Common Ground and Purpose
Sunday, May 31, 2020
It’s sad to say, but for centuries the Christian vision was narrowed to what we have today—a preoccupation with private salvation. Our “personal relationship with Jesus” seems to be based on a very small notion of Christ. We’ve modeled church after a service station where members attend weekly services to “fill up” on their faith. We’ve commodified the very notion of salvation.
People want something more from church than membership. They long for a spiritual home that connects with their whole life, not just somewhere to go on Sunday morning. Church is meant to be a place that nurtures and supports individuals along their full journey toward the ultimate goal: a lived experience of the communion of saints, a shared life together as one family, the Reign of God “on earth as it is in heaven” (Matthew 6:10).
Too often, the formal church has been unable to create any authentic practical community, especially over the last half-century. In response, we see the emergence of new faith communities seeking to return to this foundational definition of church. These may not look like our versions of traditional “church,” but they often exemplify the kinds of actual community that Jesus, Paul, and early Christians envisioned. People are gathering digitally and in person today through neighborhood associations, study groups, community gardens, social services, and volunteer groups. They’re seeking creative ways of coming together, nurturing connection, of healing and whole-making. The “invisible” church might be doing this just as much, if not more, than the visible one. The Holy Spirit is humble and seems to work best anonymously. I suspect that is why the Holy Spirit is often pictured as a simple bird or blowing wind that is here one minute and seemingly gone and then nowhere (John 3:8).
It’s all too easy to project unrealistic expectations on any community. No group can meet all our needs as individuals for emotional, mental, and physical well-being. The human psyche needs space and healthy boundaries and not co-dependent groupings. I certainly learned this lesson myself through my participation in the New Jerusalem Community in Cincinnati in the 1970s and 80s, and even earlier as a Franciscan brother. Almost any community can serve as an excellent school for growth, character, and conversion, even though it may not be a permanent “home” for many reasons.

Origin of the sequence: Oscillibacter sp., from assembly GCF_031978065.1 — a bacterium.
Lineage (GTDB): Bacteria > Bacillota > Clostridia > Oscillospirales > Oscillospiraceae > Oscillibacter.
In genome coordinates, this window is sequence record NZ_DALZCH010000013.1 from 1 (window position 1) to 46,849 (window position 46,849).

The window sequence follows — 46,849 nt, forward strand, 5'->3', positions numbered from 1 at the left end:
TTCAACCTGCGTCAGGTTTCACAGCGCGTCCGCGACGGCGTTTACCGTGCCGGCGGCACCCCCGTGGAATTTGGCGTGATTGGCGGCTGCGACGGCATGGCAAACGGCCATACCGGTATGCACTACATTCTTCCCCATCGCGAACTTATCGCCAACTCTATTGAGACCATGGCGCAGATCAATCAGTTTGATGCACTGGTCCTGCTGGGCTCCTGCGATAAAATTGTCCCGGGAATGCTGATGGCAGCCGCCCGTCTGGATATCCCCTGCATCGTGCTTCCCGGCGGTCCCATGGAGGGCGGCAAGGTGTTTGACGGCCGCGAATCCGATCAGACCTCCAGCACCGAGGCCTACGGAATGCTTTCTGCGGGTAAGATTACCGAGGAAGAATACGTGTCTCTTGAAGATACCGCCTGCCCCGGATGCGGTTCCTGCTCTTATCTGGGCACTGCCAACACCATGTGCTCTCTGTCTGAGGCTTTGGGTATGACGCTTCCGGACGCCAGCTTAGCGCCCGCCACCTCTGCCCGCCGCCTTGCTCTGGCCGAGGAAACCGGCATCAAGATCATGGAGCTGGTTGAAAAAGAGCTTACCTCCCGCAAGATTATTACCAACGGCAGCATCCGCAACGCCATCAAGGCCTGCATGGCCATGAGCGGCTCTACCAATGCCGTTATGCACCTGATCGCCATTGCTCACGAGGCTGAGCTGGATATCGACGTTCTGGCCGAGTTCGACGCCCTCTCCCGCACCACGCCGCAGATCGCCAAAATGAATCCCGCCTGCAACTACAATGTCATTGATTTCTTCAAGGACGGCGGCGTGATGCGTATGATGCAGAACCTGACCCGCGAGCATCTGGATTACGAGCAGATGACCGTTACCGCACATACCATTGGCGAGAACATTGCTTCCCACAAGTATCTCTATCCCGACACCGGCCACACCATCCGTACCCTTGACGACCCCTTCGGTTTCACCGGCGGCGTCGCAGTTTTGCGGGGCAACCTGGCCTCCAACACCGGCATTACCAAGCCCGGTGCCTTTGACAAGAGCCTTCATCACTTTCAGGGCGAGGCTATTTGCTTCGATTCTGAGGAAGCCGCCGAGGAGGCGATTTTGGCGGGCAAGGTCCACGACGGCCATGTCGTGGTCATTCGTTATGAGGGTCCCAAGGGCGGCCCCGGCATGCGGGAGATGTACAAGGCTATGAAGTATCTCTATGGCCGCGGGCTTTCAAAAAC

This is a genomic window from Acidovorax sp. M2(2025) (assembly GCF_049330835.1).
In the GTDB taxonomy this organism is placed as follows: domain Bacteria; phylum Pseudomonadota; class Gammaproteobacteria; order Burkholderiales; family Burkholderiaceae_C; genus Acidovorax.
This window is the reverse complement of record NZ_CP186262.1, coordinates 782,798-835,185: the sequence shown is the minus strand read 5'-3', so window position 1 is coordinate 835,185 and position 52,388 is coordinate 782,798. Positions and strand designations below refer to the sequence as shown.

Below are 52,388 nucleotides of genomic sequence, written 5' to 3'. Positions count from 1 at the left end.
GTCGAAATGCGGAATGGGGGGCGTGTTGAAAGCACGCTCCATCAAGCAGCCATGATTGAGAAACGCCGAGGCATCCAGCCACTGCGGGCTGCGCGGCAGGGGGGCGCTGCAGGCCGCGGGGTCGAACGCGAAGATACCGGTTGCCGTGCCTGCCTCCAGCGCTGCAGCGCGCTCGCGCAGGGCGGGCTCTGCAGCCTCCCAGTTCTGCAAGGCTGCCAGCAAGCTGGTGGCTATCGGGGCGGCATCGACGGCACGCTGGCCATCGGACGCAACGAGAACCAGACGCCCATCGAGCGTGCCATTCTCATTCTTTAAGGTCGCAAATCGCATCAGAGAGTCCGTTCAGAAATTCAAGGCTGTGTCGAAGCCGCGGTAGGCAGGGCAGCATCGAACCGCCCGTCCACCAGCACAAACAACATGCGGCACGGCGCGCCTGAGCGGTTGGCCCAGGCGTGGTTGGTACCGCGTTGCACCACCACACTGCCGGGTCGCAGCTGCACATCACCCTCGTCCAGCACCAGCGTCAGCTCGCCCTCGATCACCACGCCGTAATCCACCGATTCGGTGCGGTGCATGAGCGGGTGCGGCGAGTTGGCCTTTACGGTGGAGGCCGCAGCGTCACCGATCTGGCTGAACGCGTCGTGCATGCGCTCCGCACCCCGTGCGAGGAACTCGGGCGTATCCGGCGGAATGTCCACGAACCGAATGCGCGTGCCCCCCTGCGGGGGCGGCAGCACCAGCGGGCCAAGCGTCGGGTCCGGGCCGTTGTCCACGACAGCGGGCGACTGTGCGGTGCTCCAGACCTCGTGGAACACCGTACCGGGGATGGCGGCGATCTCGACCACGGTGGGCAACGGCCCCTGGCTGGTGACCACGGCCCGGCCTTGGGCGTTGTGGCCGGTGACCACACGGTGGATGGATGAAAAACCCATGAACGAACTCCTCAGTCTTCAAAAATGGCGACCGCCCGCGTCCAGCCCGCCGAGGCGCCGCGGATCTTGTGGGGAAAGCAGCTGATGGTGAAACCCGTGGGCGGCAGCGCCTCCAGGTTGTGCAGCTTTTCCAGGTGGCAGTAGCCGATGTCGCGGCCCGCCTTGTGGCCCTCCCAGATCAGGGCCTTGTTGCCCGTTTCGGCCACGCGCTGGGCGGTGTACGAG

So what makes a good community? The remainder of this week we’ll look at a few of the factors that contribute to healthy, whole communities. Our very survival as a faith tradition, not to mention a species, might just depend upon this. Remember, the isolated individual is fragile and largely helpless to evoke long-term change or renewal. By ourselves, we can accomplish very little. We must find common ground and common purpose to move forward. It was Jesus’ first and foundational definition of church and even divine presence—“two or three gathered together” in the right spirit (Matthew 18:20), and “I am there”—just as much as in bread or Bible!
Adapted from Richard Rohr, Essential Teachings on Love, (Orbis: 2018), 101-105; and
Near Occasions of Grace, (Orbis Books: 1993), 14; 50–51.